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Mediated by Thomas De Zengotita can only be described as one of the more interesting and bizarre books I’ve read in quite awhile. The only way to describe it is to say that in places it was like reading a Lewis Black rant — although he doesn’t quite have Black’s comedic presentation skills when he does take the stage.

The book and his work are hyped as picking up where Marshall McLuhan left off, and he does bow in the direction of McLuhan as well as others. (Although he avoids citations or other scholarly trappings, he does note how much he owes to McLuhan “Ong, Lasch, Boorstin, Postman, Harvey, Sennett, Lapham, Gitlin, Rifkin, Rushkof, Gabler…” et al.). He clearly comes to the project with many misgivings about the postmodern “mediation” process that we are all subject to — and he hints at times that in earlier forms the book was pure Luddite “rage against the [mediating] machine”. But as it stands, the book emerges as observational, insightful and filled with resignation — this is the way it is, he implies, and in some respects it is bad but in some respects it is okay….

September 26th, 2007 Posted by | Marshall McLuhan, media, media studies, postmodernism, Thomas De Zengotita | 2 comments

Unshelving Steven Johnson….

The Wikipedia entry for Steven Berlin Johnson labels him an “American popular science author,” but anyone who has read or heard him thinks of his domain as the emerging “interface culture” — a term he applied to the title of his 1999 book which was my first introduction to his writing.

At the time I read that book I was contemplating taking my civic education theme on “educating nomads” to the next level (see here); as a result I was diving into any book on cyber-culture I could get my hands on. Interface Culture was among the best of that group, and I waited for the next work to follow through. It was at that point that the prolific Johnson took the turn to “popular science” writing with the publication of Emergence and then Mind Wide Open. I found these interesting enough to “dip” into, but at the time they did not hold my attention — I suspect because I was looking for an explicit sequal to the earlier work. I was too dense to realize that they were indeed what I was looking for.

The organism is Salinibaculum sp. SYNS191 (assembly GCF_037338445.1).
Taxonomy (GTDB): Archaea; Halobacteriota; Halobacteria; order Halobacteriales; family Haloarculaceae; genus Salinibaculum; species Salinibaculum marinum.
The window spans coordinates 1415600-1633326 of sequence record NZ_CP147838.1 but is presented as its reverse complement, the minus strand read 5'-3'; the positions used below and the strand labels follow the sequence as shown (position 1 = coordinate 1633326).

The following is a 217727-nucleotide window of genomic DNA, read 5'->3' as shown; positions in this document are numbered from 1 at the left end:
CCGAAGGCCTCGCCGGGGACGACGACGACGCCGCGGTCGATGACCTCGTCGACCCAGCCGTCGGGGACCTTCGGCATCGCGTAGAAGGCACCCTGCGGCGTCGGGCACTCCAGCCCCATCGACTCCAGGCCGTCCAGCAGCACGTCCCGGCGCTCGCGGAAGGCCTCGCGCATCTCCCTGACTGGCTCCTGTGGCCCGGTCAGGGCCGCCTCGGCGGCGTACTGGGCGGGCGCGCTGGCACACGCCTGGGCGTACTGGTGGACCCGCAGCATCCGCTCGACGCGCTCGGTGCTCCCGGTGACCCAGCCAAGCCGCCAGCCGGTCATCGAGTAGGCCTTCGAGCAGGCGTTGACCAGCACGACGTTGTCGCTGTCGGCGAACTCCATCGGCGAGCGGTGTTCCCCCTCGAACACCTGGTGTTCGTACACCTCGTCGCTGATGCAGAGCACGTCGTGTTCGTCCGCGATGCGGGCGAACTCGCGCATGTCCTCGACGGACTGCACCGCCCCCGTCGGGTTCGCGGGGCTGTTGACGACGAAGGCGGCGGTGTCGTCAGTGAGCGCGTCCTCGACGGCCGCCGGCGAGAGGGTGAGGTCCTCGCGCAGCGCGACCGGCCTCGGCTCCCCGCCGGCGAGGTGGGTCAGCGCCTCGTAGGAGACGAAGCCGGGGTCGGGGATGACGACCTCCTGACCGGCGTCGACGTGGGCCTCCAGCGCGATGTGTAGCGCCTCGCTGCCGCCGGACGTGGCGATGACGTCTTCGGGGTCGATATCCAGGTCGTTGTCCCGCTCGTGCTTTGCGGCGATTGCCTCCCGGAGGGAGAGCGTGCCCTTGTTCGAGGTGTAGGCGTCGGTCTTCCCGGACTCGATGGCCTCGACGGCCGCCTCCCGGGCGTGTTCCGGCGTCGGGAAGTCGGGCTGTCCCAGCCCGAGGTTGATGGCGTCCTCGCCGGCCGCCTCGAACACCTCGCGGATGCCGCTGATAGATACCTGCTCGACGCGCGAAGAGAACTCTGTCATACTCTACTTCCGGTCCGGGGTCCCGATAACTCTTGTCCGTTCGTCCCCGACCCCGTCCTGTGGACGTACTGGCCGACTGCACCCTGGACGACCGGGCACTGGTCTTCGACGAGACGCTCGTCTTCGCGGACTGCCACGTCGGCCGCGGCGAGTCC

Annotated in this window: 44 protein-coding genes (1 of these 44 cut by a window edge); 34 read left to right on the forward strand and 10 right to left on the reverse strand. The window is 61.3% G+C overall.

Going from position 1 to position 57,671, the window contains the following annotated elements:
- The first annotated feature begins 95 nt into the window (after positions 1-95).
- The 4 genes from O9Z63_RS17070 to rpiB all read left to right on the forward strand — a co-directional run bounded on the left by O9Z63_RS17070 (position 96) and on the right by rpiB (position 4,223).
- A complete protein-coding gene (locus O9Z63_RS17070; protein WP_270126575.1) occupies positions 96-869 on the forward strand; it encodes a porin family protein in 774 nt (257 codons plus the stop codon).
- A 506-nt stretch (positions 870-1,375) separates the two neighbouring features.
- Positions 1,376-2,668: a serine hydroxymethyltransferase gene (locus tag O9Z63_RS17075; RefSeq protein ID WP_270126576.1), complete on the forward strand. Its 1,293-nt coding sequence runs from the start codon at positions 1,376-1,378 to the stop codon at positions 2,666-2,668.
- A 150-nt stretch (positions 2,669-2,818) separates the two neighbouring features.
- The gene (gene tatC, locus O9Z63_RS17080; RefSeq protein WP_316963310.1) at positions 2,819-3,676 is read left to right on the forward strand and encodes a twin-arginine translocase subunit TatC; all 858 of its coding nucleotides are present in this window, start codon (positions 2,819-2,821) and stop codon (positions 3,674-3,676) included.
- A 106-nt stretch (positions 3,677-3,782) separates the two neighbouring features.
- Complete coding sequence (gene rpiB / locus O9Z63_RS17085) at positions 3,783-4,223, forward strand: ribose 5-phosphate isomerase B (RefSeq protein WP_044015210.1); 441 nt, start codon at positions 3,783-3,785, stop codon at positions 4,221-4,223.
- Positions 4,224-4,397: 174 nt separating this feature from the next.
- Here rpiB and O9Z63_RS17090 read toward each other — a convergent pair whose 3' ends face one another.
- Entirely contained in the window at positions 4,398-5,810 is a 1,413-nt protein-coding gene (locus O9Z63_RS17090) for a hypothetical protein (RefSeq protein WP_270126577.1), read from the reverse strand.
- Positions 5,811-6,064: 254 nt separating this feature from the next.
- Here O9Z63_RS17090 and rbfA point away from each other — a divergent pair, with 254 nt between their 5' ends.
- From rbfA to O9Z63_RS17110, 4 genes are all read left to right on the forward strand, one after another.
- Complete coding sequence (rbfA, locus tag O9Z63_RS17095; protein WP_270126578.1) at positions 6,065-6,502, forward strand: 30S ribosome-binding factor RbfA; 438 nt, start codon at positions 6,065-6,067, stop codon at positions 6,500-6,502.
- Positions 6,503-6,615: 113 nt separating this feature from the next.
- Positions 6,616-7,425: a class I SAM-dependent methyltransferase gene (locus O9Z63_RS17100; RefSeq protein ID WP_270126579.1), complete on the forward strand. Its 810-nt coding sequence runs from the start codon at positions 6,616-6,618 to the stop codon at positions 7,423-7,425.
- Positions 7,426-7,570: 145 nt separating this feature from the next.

The more explicit follow up did come with Everything Bad Is Good For You, but it remained unopened on my shelf for the past couple of years.

Recently I came across the Ghost Map, his latest work (see here), and although the topic was interesting (a work in the tradition of James Burke’s “Connections” that traces a good deal of social change to the cholera epidemics that struck London in the 19th century) I decided it was not of immediate interest….

But I am now taking those unread items off the shelf and diving in as a result of watching a May, 2007 lecture Johnson gave to the Long Now society. The lecture is worth viewing and reinforces my initial belief that Johnson is among the most interesting popular writers who seems to “get it” when it comes to the real impacts and implications of the emerging culture. His talk — on the Long Zoom — will no doubt result in a very interesting book, but for now I am taking Johnson off the shelf and digging deeper into both Mind Wide Open and Everything Bad for You….

July 28th, 2007 Posted by | books, civic education, culture theory, cyber-culture, games, interface culture, learning, Marshall McLuhan, media | no comments

Nomads, et al

I just left a post on that reflects some of my thoughts on the “e-” projects that seem to be all the rage (e-Democracy, e-Government). My scepticism about such efforts finally spilled over into comments when William Heath of idealgovernment asked for my reactions to the latest fad/buzzword among “e-“ers: co-creation. I have been a non-contributing member of that blog for more than two years (Heath is obviously a persistent man — he never gave up on me), and this seemed the time to toss my ideas into the mix.

Having done that, I was listening to a podcast (from Weekend America) this morning that included a segment I think provides a clear example of the emerging generation of “nomads” I write about in that post. Listening to the folks interviewed in that segment, I realized that these were of the generation I was writing about. And it really wasn’t about what they did in front of some computer, but rather the immersive lifestyles they sought. These are the folks that form the target populations of the future for e-Democracy and e-Government.

And as if the put a point on it, another recent podcast came to mind — this time a segment from yesterday’s On The Media that explored the world and development of Second Life.

Interesting stuff….

September 24th, 2006 Posted by | co-creation, e-Democracy, e-Government,, Marshall McLuhan, nomads, On The Media, Second Life, Weekend America | no comments